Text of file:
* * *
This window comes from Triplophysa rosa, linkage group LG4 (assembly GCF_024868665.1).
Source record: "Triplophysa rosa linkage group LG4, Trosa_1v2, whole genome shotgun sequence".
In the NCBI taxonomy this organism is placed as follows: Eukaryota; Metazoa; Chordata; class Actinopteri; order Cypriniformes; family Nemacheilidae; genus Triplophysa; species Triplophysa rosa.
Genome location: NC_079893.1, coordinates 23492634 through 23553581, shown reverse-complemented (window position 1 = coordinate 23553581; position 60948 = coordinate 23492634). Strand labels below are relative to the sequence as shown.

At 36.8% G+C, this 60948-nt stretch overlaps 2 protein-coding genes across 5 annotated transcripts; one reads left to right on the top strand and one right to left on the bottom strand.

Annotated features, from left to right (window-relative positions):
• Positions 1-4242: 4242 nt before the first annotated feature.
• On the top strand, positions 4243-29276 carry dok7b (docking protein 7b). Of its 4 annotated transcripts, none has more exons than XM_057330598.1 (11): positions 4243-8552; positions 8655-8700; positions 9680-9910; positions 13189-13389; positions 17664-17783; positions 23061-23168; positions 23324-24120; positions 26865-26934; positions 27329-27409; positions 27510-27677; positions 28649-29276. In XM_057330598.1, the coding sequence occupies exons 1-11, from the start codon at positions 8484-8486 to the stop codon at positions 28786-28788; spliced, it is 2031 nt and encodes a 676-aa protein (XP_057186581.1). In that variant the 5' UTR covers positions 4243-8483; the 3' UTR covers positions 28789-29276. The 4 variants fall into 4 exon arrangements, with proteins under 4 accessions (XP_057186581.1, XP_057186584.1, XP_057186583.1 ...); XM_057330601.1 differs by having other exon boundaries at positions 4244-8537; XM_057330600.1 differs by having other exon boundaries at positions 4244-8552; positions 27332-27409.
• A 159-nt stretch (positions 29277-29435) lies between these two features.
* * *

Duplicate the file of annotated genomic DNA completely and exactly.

This window comes from Triplophysa rosa, linkage group LG4 (assembly GCF_024868665.1).
Source record: "Triplophysa rosa linkage group LG4, Trosa_1v2, whole genome shotgun sequence".
In the NCBI taxonomy this organism is placed as follows: Eukaryota; Metazoa; Chordata; class Actinopteri; order Cypriniformes; family Nemacheilidae; genus Triplophysa; species Triplophysa rosa.
Genome location: NC_079893.1, coordinates 23492634 through 23553581, shown reverse-complemented (window position 1 = coordinate 23553581; position 60948 = coordinate 23492634). Strand labels below are relative to the sequence as shown.

At 36.8% G+C, this 60948-nt stretch overlaps 2 protein-coding genes across 5 annotated transcripts; one reads left to right on the top strand and one right to left on the bottom strand.

Annotated features, from left to right (window-relative positions):
• Positions 1-4242: 4242 nt before the first annotated feature.
• On the top strand, positions 4243-29276 carry dok7b (docking protein 7b). Of its 4 annotated transcripts, none has more exons than XM_057330598.1 (11): positions 4243-8552; positions 8655-8700; positions 9680-9910; positions 13189-13389; positions 17664-17783; positions 23061-23168; positions 23324-24120; positions 26865-26934; positions 27329-27409; positions 27510-27677; positions 28649-29276. In XM_057330598.1, the coding sequence occupies exons 1-11, from the start codon at positions 8484-8486 to the stop codon at positions 28786-28788; spliced, it is 2031 nt and encodes a 676-aa protein (XP_057186581.1). In that variant the 5' UTR covers positions 4243-8483; the 3' UTR covers positions 28789-29276. The 4 variants fall into 4 exon arrangements, with proteins under 4 accessions (XP_057186581.1, XP_057186584.1, XP_057186583.1 ...); XM_057330601.1 differs by having other exon boundaries at positions 4244-8537; XM_057330600.1 differs by having other exon boundaries at positions 4244-8552; positions 27332-27409.
• A 159-nt stretch (positions 29277-29435) lies between these two features.